This interview was from before the delegate system was used as a kickstarter for BitShares businesses. I would like to hear his updated thoughts.
Definitely since BitShares has changed so much and also there was no discussion about DPOS and its Oracle functionality which facilitates bitUSD and other price feeds. BitShares does not need Andreas, it can stand on its own due to its properties. Winning over Andreas is purely a marketing exercise which would hugely benefit the BitShares network. Notice at the end of the podcast the poll which include Andreas Antonopolous as a high result next to family and friends introducing people to crypto-currency.
So in this podcast (https://letstalkbitcoin.com/blog/post/lets-talk-bitcoin-129-dogeparty-and-delegated-proof-of-stake
) there were several issues raised against BitShares and DPOS. Dan was under fire a little and I think he did a great job. However it seems that Andreas, Adam and Stephanie were left unconvinced. I will try to address the issues as best as I understand.
#1 Dan erred attacking Proof of Work by saying that users have no say and that miners control the bitcoin network. This is false because bitcoin users can shift to a new blockchain fork as Andreas describes in the Texas 2014 talk linked in the OP: miners are not the source of consensus rather users are the soure of consensus and they pool their consensus by choosing which networks to connect with.
The best point to highlight for BitShares is that consensus, security and transaction processing with DPOS is much cheaper versus POW. This is exactly what Dan describes in the podcast. But trying to attack the quality of consensus, security and transaction proecssing of bitcoin although perhaps valid is difficult since bitcoin is working well and it is the leading network.
#2 Isn't DPOS like a Congress and so requires public delegates who are susceptible to corruption?
Dan's answer is good: the delegates don't have that much power as individuals and the constitution is the code. The strength of DPOS is that it is adaptable. Regarding delegate publicity, reputations can be earned anonymously and if it is perceived by stakeholders as a weakness then stakeholders will vote for delegates who are skilled at remaining anonymous.
#3 Isn't BitShares a pre-mine and therefore an unfair distribution?
This is an error of Andreas and a common one against alt-coins. As such this is a serious PR issue for BitShares so we need to learn to articulate good responses and helpful metaphors. Actually as Dan replies there is nothing wrong with pre-mines or one person owning all the original units. Obviously in the beginning the value of each unit is zero or close to zero. From there the free market and network effect drive the value and distribution of the unit. This is exactly how bitcoin began: those developers and enthusiasts who were bitcoin early adopters could cheaply purchase massive amounts of bitcoin. There is no better way to start a currency.
Attempts to evenly distribute units to all economic actors (e.g. Aurora Coin) don't work. In the boardgame Monopoly all players are given an even distribution of units which is the fairest way to start the game. There is no problem adding new units into the game as long as all players are given the same amount of new units. But in a real economy the number of players is never knowable so this kind of equal distribution cannot be implemented. The only alternative is the network effort and free market meaning early adopters will become wealthy if the system is a success. This is healthy as long as all users maintain equal opportunity and early adopters do not secure a protocol advantage so they have special powers (such as Ripple where only existing delegates can select new delegates).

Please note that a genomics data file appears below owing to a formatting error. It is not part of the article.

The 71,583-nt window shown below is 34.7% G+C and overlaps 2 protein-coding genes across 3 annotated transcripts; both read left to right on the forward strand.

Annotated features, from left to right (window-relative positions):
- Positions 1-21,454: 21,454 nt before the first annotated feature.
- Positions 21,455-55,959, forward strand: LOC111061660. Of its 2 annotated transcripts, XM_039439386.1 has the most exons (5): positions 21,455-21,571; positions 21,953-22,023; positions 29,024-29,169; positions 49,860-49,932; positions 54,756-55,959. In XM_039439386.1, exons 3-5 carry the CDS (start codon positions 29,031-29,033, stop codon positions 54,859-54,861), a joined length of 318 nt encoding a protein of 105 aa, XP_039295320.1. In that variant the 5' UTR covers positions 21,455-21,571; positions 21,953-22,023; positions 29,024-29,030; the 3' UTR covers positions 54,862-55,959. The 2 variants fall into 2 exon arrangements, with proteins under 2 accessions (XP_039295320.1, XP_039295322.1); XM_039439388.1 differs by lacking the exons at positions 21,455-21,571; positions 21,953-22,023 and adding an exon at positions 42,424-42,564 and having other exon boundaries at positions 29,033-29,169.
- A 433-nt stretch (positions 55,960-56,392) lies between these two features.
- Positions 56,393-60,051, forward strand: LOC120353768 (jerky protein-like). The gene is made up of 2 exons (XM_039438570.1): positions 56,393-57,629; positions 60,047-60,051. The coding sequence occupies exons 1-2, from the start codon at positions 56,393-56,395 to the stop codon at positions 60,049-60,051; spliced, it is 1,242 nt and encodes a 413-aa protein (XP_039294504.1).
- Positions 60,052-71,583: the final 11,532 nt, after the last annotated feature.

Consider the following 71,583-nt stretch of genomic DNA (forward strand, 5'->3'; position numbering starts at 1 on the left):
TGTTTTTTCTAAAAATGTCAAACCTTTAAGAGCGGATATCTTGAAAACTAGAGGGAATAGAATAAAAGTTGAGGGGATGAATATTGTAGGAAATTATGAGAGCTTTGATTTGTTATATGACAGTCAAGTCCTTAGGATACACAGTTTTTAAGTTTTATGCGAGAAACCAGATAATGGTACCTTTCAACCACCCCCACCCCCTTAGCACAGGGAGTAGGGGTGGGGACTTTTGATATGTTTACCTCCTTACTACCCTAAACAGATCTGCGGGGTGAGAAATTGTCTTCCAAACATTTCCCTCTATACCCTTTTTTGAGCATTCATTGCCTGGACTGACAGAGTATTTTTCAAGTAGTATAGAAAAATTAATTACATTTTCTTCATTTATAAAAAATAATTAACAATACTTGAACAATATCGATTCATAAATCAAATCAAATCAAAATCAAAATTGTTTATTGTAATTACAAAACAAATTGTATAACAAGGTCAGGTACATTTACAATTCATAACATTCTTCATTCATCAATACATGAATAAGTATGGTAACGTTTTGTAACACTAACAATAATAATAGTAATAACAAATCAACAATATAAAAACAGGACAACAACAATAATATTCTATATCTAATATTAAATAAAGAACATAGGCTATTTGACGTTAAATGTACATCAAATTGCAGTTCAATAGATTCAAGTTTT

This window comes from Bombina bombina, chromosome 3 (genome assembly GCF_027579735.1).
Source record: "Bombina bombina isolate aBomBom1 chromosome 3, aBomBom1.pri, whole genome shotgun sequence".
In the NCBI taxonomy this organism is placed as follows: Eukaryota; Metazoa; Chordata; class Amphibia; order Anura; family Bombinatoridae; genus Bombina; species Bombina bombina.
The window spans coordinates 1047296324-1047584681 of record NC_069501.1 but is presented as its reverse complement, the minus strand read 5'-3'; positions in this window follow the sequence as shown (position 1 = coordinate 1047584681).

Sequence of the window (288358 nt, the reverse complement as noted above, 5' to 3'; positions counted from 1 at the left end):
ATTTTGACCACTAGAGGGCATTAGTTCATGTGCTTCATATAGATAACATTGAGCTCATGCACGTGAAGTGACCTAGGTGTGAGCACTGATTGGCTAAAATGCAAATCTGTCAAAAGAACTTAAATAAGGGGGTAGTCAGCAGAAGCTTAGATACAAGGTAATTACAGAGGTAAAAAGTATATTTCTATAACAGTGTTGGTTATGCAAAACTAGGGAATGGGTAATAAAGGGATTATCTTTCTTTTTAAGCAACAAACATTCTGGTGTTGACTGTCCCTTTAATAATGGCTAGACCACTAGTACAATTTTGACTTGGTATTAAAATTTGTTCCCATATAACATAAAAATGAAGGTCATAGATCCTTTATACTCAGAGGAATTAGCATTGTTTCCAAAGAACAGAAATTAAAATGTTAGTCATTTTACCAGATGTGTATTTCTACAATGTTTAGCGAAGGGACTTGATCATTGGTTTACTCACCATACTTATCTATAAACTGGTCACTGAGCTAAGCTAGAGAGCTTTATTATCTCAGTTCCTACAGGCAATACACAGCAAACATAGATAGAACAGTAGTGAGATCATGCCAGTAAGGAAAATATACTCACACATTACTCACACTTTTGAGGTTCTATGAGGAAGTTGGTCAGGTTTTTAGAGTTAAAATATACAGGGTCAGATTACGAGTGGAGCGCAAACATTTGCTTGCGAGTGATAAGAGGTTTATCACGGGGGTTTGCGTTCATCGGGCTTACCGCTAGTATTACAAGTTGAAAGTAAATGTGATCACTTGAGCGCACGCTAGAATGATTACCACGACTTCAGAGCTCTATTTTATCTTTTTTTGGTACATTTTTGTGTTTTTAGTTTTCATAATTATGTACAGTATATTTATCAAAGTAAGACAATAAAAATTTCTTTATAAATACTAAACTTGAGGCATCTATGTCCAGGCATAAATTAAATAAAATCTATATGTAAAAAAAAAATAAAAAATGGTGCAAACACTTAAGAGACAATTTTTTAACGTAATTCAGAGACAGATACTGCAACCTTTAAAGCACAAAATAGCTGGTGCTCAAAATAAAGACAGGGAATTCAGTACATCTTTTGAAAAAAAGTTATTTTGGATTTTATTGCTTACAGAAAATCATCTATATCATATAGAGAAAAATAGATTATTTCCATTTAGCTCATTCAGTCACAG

As Dan said bitcoin mining does nothing to improve "fairness". Mining rewards are given in exchange for security and transaction processing and not for the purpose of evenly distributing units to make all economic actors equal. Therefore mining distribution is still a function of the free market and the network effect.
Andreas has an unaswered question on this issue: "How do you scale that [unbalanced situation of initial distribution] to 7.5 million people?"
The question has incorrect assumptions but anyway the answer is: the network effect and the free market.
#4 How did the initial distrubition change over time given that the proto shares were initially meant to represent only 10% of the supply?
Again the incorrect assumptions of this questions are that there is a problem with the free market and the network effort for distribution of coins. The number of units created in the beginning is immaterial and purely a technical issue depending upon desired divisibility of the units. If it was 10% or 100% it wouldn't make a difference as long as there are no special powers associated with different kinds of units.
#5 Isn't BitShares better suited for corporate governance and internal use and not suited as a global currency?
Again Dan answers this well. Andreas fails to see that a currency is a kind of company so far as there is an administration required to manage the network of the currency.
#6 Opportunity missed. I think one of the big things that DPOS has that is often missed is that Delegates can act as Oracles to verify external data. That is the key benefit which allows bitUSD to operate and which can facilitate crypto-currency P2P exchange. This benefit should always be mentioned when discussing BitShares.
BitShares early adopters need to become well versed in understanding its critisims and there is great marketing benefit in winning over key crypto-currency personalities such as Andreas.